A colourful ornamental species, the four o’clock flower (Mirabilis jalapa) gets its name because it opens in mid-afternoon. It was grown by the Aztecs for its medicinal properties, as well as for its beautiful blooms.
Most plants make pigments called anthocyanins, which vary in colour from blue to red depending on the specific chemistry involved. However, many plants in the order Caryophyllales (including beetroot and the four o’clock flower) make a different type of pigments, called betalains.
Curiously, plants which make betalains never make anthocyanins. Even more strangely, it appears that betalain production has evolved four separate times – but only within the Caryophyllales, and not in any other order of plants.
The four o’clock flower contains yellow betalains (left) which fluoresce bright green (right) when blue light is shone on them.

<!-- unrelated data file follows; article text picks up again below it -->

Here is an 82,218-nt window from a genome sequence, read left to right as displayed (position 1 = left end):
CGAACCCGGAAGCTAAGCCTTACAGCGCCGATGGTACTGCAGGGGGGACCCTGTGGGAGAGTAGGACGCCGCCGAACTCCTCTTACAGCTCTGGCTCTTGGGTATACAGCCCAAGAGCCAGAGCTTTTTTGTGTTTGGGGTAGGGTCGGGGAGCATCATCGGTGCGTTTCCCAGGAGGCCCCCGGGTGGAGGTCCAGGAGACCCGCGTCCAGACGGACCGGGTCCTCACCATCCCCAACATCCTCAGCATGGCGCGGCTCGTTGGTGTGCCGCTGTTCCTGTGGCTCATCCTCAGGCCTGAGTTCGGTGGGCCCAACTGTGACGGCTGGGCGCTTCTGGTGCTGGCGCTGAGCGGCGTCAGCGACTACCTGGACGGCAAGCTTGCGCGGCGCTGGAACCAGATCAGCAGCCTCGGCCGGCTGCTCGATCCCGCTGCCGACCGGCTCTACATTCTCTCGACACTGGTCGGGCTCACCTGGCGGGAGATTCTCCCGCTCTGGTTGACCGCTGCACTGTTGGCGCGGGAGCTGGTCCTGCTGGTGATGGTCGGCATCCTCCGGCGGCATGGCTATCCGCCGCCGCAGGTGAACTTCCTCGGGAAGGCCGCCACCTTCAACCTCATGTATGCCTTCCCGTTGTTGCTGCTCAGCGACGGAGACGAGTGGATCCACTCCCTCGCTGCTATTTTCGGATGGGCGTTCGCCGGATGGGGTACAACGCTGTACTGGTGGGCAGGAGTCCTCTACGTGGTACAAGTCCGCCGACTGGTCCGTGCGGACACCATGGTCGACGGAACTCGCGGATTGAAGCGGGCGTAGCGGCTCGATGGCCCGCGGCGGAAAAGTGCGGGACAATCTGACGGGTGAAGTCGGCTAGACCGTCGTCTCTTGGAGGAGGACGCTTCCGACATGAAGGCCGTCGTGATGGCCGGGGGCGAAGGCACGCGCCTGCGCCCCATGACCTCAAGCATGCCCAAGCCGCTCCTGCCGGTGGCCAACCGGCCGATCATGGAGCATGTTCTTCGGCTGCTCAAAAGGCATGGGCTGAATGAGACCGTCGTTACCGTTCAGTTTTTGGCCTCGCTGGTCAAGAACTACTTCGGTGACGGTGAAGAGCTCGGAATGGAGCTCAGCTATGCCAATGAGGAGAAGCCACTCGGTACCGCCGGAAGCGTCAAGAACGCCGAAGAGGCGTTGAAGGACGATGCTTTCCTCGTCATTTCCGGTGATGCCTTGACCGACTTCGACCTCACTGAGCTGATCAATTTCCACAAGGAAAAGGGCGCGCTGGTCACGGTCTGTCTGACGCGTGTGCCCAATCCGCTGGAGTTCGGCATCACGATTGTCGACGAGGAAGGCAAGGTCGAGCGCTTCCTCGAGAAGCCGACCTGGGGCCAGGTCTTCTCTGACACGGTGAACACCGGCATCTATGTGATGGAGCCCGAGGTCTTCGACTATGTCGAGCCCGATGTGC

Improving human health
There are two classes of betalains, coloured red and yellow, and they both show antioxidant properties. Additionally, within the production pathway in the plant, a precursor chemical is L-DOPA – a drug used to treat Parkinson’s disease. These properties make understanding the betalain pathway important for producing chemicals to improve human health and nutrition.
Jiafu Tan (Department of Plant Sciences)
Jiafu is interested in natural pigments and plant biotechnology. He studies how plants make betalains, and explores how to use this knowledge to bioengineer colourful, environmentally friendly products for everyday use. These could include self-colouring cotton, removing the need to artificially dye fabrics, which can cause pollution.